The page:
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India will see 2,000 permanent screen closures by end of second COVID-19 wave, say experts

Contribution of small single screens is not sizable to make a larger dent in the earnings; shut downs will certainly impact box office collections, particular of regional cinema.

June 25, 2021 / 04:55 PM IST
Down south, 70-year old Lakshmi Theatre and Shree Nagaraja theatre in Mysuru have been added to the list of theatres that are winding up operations. (Representative image)

Down south, 70-year old Lakshmi Theatre and Shree Nagaraja theatre in Mysuru have been added to the list of theatres that are winding up operations. (Representative image)

 
 
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The situation could not be more ironic.

While the film industry is gearing up to release blockbusters, not many theatres will be up and running to screen them!

It is estimated that by the end of the second wave of coronavirus, as many as 2,000 screens will shut down permanently.

Vishek Chauhan, a single screen exhibitor in Bihar, points out to some permanent screen closures this year in his area.

"One of the oldest in the area, Vasant Cinema (Talkies), in Katihar have decided to close down permanently. Another cinema hall called Prem Talkies, Forbesganj, are not planning to reopen when they get permission to restart."

Close

Down south, 70-year old Lakshmi Theatre and Shree Nagaraja theatre in Mysuru have been added to the list of theatres that are winding up operations.

Pre-COVID, India had around 9,527 screens out of which there were around 6,327 single-screens and 3,200 multiplexes, according to an EY (Ernst and Young) 2020 report.

Last year around 1,000 screens had shut shop permanently.

With theatres closing again this year due to the coronavirus-led lockdown, more exhibitors are looking at permanent closures. This means that India's overall screen count could come down to around 7,000.

Such a drop will negatively impact box office collections.

Box office impact

According to Karan Taurani, Vice-President, Elara Capital, the impact will be felt more by the regional cinema.

This is because 60-65 percent of box office collections for regional films come from single screens.

When it comes to the Hindi film industry, popularly known as Bollywood, the impact on the box office will be minimal, as most of these theatres are low-priced single screens, points out Shailesh Kapoor, CEO, Ormax Media, a media consulting firm.

"For Hindi films, more than 70 percent of the box office comes from multiplexes, and contribution of smaller single screens is not sizable to make a larger dent in the earnings," he explains.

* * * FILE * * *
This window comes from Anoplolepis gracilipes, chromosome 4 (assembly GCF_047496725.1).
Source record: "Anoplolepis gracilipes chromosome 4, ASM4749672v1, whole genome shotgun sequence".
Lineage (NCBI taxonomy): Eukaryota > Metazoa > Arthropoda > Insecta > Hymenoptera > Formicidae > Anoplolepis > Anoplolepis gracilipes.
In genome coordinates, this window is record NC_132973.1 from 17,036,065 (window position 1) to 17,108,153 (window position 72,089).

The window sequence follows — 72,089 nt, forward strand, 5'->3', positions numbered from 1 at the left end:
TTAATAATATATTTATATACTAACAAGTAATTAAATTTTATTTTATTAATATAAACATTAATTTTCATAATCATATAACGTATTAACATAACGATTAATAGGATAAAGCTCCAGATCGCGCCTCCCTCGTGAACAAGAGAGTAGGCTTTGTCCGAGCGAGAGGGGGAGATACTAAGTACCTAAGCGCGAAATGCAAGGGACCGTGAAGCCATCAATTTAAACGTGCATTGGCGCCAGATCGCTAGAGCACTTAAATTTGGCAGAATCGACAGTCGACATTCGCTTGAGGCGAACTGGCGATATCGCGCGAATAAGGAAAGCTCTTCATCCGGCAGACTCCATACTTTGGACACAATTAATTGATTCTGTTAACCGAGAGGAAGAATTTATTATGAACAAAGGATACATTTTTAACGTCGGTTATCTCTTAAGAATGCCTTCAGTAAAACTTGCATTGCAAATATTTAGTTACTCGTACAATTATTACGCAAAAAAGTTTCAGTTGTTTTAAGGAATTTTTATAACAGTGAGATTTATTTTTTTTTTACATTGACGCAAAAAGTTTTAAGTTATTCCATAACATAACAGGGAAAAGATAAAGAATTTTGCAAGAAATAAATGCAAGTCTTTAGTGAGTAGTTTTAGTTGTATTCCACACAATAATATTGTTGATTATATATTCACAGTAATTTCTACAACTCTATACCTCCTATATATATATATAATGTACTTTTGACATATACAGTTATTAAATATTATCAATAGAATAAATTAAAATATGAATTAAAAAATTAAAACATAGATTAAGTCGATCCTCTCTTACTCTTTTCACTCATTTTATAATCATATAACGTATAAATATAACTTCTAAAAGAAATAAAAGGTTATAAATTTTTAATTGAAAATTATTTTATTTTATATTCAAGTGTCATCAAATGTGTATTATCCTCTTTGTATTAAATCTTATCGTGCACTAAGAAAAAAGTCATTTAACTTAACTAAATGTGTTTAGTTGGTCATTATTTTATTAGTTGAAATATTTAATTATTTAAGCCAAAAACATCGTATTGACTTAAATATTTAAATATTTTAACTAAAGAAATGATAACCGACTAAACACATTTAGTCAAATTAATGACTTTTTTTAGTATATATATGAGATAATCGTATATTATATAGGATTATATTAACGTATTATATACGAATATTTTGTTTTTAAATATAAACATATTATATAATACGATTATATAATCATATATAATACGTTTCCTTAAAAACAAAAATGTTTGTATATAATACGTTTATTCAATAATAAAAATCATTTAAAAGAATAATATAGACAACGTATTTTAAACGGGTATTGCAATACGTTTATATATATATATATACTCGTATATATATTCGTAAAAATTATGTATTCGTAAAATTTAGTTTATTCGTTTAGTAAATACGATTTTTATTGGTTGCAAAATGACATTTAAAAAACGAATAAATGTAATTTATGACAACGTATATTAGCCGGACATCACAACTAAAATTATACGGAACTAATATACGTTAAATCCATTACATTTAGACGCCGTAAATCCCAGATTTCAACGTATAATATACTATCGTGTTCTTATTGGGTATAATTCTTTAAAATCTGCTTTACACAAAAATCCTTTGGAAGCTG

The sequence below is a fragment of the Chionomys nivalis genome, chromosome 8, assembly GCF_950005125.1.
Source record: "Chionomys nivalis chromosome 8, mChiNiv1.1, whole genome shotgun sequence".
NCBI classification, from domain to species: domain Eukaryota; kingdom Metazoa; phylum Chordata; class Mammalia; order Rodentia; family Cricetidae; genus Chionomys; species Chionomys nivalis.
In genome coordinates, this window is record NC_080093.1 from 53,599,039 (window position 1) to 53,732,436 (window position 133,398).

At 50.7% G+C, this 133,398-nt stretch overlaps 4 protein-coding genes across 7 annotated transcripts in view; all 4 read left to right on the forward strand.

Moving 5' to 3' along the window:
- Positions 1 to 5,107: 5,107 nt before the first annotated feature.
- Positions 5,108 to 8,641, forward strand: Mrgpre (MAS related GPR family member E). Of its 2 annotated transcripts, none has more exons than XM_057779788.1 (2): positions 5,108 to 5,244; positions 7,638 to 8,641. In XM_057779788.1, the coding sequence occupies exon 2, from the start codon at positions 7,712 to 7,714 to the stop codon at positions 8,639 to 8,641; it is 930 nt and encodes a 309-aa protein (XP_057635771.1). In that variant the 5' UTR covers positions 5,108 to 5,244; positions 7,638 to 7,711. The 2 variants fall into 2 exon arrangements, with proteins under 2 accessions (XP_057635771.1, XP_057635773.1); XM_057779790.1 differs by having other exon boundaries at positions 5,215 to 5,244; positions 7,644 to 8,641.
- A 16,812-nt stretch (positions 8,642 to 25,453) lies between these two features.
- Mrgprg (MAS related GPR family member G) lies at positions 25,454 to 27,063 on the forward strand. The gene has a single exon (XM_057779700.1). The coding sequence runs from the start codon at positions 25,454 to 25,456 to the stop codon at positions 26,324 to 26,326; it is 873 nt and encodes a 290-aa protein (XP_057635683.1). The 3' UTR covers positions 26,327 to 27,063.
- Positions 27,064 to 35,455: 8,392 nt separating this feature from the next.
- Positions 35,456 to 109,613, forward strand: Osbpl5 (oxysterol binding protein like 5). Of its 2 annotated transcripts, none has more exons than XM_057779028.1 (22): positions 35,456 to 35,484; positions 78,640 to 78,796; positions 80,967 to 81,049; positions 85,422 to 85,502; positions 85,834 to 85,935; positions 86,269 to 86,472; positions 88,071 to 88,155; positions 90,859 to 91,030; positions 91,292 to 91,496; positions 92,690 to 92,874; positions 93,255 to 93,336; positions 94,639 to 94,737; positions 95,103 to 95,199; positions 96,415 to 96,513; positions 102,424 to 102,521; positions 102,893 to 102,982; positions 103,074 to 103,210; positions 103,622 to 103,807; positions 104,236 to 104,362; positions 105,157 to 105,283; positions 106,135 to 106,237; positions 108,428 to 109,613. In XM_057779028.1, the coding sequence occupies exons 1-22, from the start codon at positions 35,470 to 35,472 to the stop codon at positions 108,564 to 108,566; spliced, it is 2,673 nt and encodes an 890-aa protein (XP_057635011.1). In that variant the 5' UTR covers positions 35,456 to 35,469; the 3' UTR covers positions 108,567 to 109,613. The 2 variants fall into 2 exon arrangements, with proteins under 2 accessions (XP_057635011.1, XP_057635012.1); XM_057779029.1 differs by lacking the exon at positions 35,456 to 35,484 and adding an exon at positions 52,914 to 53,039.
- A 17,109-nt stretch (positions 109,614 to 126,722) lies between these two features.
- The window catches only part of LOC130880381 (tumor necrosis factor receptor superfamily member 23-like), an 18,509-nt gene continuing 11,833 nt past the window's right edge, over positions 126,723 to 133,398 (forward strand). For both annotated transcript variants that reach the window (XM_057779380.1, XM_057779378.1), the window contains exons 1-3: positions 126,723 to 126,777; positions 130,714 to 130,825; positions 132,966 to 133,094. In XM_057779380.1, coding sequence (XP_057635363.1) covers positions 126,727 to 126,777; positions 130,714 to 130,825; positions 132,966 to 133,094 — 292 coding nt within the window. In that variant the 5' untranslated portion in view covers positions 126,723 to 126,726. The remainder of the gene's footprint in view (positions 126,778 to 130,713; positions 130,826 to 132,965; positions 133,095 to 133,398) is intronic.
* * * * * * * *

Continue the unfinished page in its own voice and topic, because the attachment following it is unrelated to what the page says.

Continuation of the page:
However, Chauhan notes that single screens are properties that Bollywood has held on for so long. With these screens going to the wall permanently, he says, Bollywood will lose properties that contribute around Rs 40-50 crore (for a film).

"When a theatre shuts down in an area, you lose that audience. The audience of that area then resorts to pirated versions. So, you are killing your own market," he adds.

He thinks that big Bollywood films will see the impact of single screen closures on their business.

In 2018, films like Ranbir Kapoor's Sanju and Rajkumar Rao's Stree saw 40-45 percent of their collections coming from non-multiplex zones. The same year, John Abraham-starrer Satyameva Jayate saw 70 percent of its box office collections coming from single screens.

Experts say that due to lower ticket prices, the footfalls are higher in these cinemas. But with more single screens shutting this year as well, Taurani predicts that overall footfalls in theatres will see a drop.

More screen closures, less screen additions

Along with drop in footfalls, another challenge is lower additions of new screens.

Taurani also says that compensation will not happen anytime soon. "Pre-COVID, if 350-400 single screens were shutting down, 200-250 screens were opened up by multiplexes. Currently, there will be delays in screen openings by multiplexes. So, the additions of new screens will not offset the closures."

Multiplex operator PVR, which has the highest screen count in India, saw its slowest new screen addition in FY21 – 13.

Company's CFO, Nitin Sood, in an earlier interview with Moneycontrol had noted that this was the lowest screen addition by PVR in the last five to seven years.

PVR, which saw the shutting down of 16 screens and currently has 842 screens, has suspended capex and fit outs for all other screens until the situation normalizes.

The scenario is similar for other multiplex players as well. INOX Leisure's CEO, Alok Tandon, had pointed out that expansion plans are deferred due to lockdown and with no revenue coming in.

Now, at a time when Bollywood as well as regional films are ready to release in theatres, more screen closures are on the anvil.

Bollywood has announced the release of Akshay Kumar's Bell Bottom on July 27. From the regional theatre, south superstar Mohanlal's Marakkar: Arabikadalinte Simham will hit the theatres on August 12.
Maryam Farooqui
first published: Jun 25, 2021 04:55 pm

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